Regardless of the numbers, or the part of the world you’re from when it comes to being undocumented, you’re forced to live under the radar.  The life of an undocumented immigrant whether child or adult is a secret one.  You’re a member of an underground world built on fear and secrecy.  Your life is filled with trepidations at every turn-job searches, school enrollment and everyday activities that citizens and legal residents take for granted.  You have to be cautious every minute of your life and very afraid of sharing information with everyone around you including your neighbors, employers, friends and at times even your immediate family for fear that one day someone might say the wrong thing to the wrong person or if they get upset or angry with you they will report you to the Department of Homeland Security (DHS).  Children of undocumented immigrants who are themselves undocumented are particularly anxious.  Their anxiety is heightened due to the stories that are reported in newspapers and the underground network community of raids in the workplace or people calling the Department of Homeland Security on the “undocumented”.  The fear is further exploited by ghastly employers, and those who like bullying or intimidating the vulnerable.  It is also not unusual for American born children of undocumented parents to harbor fear as well.  Oftentimes they are preoccupied with concerns for their parent.  These children often ruminate   “What if when I get home from school today my parents are not home because they are arrested and sent back to their country?”  Nonetheless, the Deferred Action program has brought many young adults temporary relief from living in the underground world of the undocumented although their concerns about their parents continue to be anxiety provoking.

The President’s Deferred Action program has left many people skeptical given the fact that it is a temporary fix to a long-standing issue.  For many in the immigrant community this program is viewed as a small, momentary step with an indeterminate future, while others view it as a meaningful step in the right direction with a hopeful and optimistic future.   Some of the young people that are directly impacted by this program experience it as a tremendous relief because for the first time since arriving in the United States, they can “come out” from the shadows of the underground world and be part of the mainstream American community.  For the next two years they can work, go to school and most of all not live in fear of deportation.  Or can they?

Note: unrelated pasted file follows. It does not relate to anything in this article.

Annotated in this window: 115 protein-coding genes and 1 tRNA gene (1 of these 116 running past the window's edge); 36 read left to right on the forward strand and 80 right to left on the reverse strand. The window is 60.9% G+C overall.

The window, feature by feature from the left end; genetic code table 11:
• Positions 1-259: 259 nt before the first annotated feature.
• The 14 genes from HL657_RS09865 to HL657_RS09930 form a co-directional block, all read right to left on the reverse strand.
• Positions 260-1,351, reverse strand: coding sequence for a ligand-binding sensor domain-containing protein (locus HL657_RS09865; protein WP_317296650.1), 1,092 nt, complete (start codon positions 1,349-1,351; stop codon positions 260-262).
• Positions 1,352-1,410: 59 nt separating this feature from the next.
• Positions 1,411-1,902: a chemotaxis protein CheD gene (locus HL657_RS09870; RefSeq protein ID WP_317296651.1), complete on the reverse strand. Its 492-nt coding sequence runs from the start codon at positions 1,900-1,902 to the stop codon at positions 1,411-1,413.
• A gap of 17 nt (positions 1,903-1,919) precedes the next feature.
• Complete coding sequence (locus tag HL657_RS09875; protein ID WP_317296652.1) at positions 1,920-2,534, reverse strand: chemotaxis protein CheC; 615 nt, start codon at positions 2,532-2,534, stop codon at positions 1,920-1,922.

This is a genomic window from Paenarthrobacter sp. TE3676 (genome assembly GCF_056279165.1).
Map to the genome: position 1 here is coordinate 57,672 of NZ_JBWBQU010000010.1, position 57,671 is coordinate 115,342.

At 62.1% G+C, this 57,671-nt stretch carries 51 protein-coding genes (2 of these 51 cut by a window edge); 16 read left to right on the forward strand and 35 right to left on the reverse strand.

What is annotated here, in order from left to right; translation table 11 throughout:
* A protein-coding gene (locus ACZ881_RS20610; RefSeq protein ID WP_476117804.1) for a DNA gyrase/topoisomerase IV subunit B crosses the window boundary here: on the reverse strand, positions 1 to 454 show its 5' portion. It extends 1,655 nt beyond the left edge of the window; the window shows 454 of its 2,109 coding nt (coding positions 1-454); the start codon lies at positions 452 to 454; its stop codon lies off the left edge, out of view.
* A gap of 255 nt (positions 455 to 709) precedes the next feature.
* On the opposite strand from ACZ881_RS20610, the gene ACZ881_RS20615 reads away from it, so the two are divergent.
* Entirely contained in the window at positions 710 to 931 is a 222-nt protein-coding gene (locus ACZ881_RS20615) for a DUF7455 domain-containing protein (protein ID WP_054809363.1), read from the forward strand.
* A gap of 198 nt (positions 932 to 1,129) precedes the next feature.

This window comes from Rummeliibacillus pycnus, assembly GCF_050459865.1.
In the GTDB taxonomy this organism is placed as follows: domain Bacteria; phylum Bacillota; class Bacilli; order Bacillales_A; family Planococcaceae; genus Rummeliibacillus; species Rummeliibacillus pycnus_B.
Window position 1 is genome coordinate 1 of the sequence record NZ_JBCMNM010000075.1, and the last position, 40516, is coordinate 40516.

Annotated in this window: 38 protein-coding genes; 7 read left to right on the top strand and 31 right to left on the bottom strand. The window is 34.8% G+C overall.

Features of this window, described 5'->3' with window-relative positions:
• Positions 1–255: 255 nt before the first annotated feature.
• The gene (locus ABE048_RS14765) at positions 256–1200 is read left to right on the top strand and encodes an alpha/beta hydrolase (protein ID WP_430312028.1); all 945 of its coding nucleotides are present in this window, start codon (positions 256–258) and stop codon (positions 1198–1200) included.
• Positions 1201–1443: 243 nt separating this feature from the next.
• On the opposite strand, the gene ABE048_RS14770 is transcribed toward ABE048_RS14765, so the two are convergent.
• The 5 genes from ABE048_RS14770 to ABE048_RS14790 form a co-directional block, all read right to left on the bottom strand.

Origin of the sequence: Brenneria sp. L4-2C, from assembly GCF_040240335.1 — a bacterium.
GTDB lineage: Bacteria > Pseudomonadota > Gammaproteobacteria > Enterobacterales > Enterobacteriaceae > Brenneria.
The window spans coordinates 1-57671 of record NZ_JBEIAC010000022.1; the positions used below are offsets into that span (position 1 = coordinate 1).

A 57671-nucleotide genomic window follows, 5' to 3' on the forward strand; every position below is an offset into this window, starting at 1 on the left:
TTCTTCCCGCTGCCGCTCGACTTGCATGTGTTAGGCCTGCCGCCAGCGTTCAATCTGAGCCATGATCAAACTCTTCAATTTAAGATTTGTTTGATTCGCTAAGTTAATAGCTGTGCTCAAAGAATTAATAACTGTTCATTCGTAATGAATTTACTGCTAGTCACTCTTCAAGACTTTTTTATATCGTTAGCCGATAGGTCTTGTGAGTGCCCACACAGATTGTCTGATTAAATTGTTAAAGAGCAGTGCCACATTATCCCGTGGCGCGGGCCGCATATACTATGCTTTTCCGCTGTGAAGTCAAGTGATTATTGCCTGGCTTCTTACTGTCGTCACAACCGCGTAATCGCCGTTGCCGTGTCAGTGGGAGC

The fear of deportation has become even more eminent in recent years than before because of President Bush’s and Obama’s immigration strategies to address the issue of border control in the Southwestern part of the country.  According to a CNN report on October 18th, 2011, nearly 216, 698 or 55 percent of the people deported in 2010 were convicted of felonies and misdemeanors, which mean a total of over 400,000 people, were deported in 2010. Additionally, with the current draconian stop and frisk policies and practices that many states and cities throughout the U.S. have instituted, these policies and practices have further contributed to the heightened fear many immigrants currently experience. May 12, 2012 New York Times reported that the NYC Police Department stopped and frisked over 203,500 individuals between January and March of 2012, which is up from 183, 326 for the same period from the previous year.  The demographics of the astonishing number of people the NYC Police reported that were stopped, questioned and frisked for the first three months of 2012, 54 percent of them are Black, 33 percent Hispanic, 9 percent white and 3 percent Asian with males making up 93 percent (NY Times, May 12, 2012).  Given these numbers many immigrants who are people of color are especially apprehensive of being stopped not because they have committed a crime but because they are undocumented and can be deported.  Policies such as Secure Communities (shared data base between law enforcement and ICE) as well as having Immigration Control Enforcement (ICE) located in prisons further exasperate the trust and confidence of the immigrant community.